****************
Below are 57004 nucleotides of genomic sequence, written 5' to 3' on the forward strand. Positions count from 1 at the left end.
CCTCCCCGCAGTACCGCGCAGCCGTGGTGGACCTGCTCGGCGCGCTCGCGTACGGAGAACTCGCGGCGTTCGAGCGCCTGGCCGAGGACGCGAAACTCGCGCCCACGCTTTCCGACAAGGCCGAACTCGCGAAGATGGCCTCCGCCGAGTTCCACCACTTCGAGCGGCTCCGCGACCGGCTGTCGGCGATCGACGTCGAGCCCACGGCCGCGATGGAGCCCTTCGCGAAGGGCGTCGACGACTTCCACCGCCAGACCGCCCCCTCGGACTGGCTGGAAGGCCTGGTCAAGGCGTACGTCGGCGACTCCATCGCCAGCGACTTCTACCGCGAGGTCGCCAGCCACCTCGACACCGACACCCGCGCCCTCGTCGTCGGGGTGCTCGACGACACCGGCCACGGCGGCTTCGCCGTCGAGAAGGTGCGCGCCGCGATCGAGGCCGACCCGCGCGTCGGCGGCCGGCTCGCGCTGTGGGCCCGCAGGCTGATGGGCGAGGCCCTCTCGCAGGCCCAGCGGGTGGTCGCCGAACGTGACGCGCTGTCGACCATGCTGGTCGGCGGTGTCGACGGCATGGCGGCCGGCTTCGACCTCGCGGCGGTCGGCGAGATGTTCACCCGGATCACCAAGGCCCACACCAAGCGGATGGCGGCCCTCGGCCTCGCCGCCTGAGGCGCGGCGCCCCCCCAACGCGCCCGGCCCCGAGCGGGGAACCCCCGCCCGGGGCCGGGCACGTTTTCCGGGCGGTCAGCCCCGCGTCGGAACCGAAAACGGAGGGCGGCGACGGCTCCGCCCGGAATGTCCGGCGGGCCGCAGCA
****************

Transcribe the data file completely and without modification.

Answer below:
Below are 57004 nucleotides of genomic sequence, written 5' to 3' on the forward strand. Positions count from 1 at the left end.
CCTCCCCGCAGTACCGCGCAGCCGTGGTGGACCTGCTCGGCGCGCTCGCGTACGGAGAACTCGCGGCGTTCGAGCGCCTGGCCGAGGACGCGAAACTCGCGCCCACGCTTTCCGACAAGGCCGAACTCGCGAAGATGGCCTCCGCCGAGTTCCACCACTTCGAGCGGCTCCGCGACCGGCTGTCGGCGATCGACGTCGAGCCCACGGCCGCGATGGAGCCCTTCGCGAAGGGCGTCGACGACTTCCACCGCCAGACCGCCCCCTCGGACTGGCTGGAAGGCCTGGTCAAGGCGTACGTCGGCGACTCCATCGCCAGCGACTTCTACCGCGAGGTCGCCAGCCACCTCGACACCGACACCCGCGCCCTCGTCGTCGGGGTGCTCGACGACACCGGCCACGGCGGCTTCGCCGTCGAGAAGGTGCGCGCCGCGATCGAGGCCGACCCGCGCGTCGGCGGCCGGCTCGCGCTGTGGGCCCGCAGGCTGATGGGCGAGGCCCTCTCGCAGGCCCAGCGGGTGGTCGCCGAACGTGACGCGCTGTCGACCATGCTGGTCGGCGGTGTCGACGGCATGGCGGCCGGCTTCGACCTCGCGGCGGTCGGCGAGATGTTCACCCGGATCACCAAGGCCCACACCAAGCGGATGGCGGCCCTCGGCCTCGCCGCCTGAGGCGCGGCGCCCCCCCAACGCGCCCGGCCCCGAGCGGGGAACCCCCGCCCGGGGCCGGGCACGTTTTCCGGGCGGTCAGCCCCGCGTCGGAACCGAAAACGGAGGGCGGCGACGGCTCCGCCCGGAATGTCCGGCGGGCCGCAGCA